"But the surge worked!" I hear. "Bull****!" I answer. Several things happened before or at the time of the surge. Maybe it played a part, maybe it didn't. A far as I can tell, the Sunni Awakening and the cease fire declared by Muqtada al-Sadr were a lot more important than the surge.

Let's also ask an interesting question about the surge: why did we do it? Because we had too few troops over there, right? And why was that? Because Rumsfeld and Cheney wanted to do this war on the cheap. (I suspect Bush himself was clueless about the results of this choice, making him a really great "decider".)

Invasion plans for Iraq drawn up before Bush was in office called for 300,000 to 450,000 troops, but we did it with less than half that number. In other words, we staffed to win the war, but not preserve the peace. Talk about stupid decisions. How many Americans would have been saved if we'd had armed troops on every street corner in Baghdad? Bush, Cheney, and Rumsfeld are directly responsible for the deaths of all those Americans and Iraqis because they wanted to save money on their war.

We should never have gone into Iraq, but if we were going in anyway, we should have done it with enough force to be sure of finishing the job right from the start.

One last comment on this: McCain is way out of step with the American people on this one. The overwhelming majority want us out of Iraq. I'm not even sure he's pandering to the far Republican right with this stance.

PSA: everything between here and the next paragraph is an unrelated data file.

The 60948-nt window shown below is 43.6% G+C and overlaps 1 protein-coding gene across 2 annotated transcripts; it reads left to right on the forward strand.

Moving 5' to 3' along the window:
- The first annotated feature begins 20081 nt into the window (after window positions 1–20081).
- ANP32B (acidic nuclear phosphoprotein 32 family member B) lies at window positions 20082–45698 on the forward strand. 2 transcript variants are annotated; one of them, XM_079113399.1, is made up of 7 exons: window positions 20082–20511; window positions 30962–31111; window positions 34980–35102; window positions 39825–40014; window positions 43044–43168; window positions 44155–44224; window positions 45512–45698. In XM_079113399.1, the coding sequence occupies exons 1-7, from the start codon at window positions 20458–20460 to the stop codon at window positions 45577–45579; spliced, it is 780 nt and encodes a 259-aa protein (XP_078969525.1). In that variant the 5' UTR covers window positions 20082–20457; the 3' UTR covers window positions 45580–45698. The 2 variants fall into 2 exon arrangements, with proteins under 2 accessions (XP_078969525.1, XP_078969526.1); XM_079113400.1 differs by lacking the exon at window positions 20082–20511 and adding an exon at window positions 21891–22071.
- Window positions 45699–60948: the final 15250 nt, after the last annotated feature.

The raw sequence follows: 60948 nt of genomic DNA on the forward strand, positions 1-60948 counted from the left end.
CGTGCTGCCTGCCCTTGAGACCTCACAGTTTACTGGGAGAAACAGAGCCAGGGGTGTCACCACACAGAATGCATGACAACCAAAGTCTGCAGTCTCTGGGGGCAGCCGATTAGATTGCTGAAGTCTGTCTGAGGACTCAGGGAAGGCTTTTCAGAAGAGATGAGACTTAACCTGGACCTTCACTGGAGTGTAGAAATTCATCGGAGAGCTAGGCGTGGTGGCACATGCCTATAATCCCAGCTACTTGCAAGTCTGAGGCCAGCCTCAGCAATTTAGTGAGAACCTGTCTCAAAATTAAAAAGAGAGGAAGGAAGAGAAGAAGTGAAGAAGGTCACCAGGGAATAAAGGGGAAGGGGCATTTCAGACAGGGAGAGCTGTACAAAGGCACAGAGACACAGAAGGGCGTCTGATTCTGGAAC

And one last tidbit from the letter before I recycle it:
If the Obama Democrats have their way, government spending will skyrocket as they implement government-run health care and resurrect their entire portfolio of the failed welfare state programs of the 60s and 70s.

But not if we Republicans unite and work together. Or free-market solutions and conservative principles are better for America - and that has proven true time and again.
Wow. There is so much crap in those lines it almost doesn't pay to respond to them. But putting my hip waders on first, I'll try.

Spending worries? Not with Republicans, right? They're the party of "smaller government" aren't they? Well, not really. Regan presided over the largest peace time military buildup in American history. And our current president came into office with a surplus on the books (thanks to the Democrat Bill Clinton), but he's turned it into a deficit of enormous proportions, the largest dollar amount in history, in fact.

Bush is so bad about this that the White House keeps taking things out of the budget so they aren't counted as being in the deficit. Iraq war spending? Off the books. And so on. The deficit he's racked up is vast, and only getting bigger. Does anyone think McCain will do anything differently? I can't see how.

And as for the concerns about "failed welfare state programs", let's see:
  • Social Security: seems like people want that to stick around
  • Medicare & Medicaid: those look like a requirement
  • Head Start: seems good to me
What, exactly, are the failed programs McCain is claiming would be resurrected? I don't hear Obama talking about bringing anything odd back from the dead.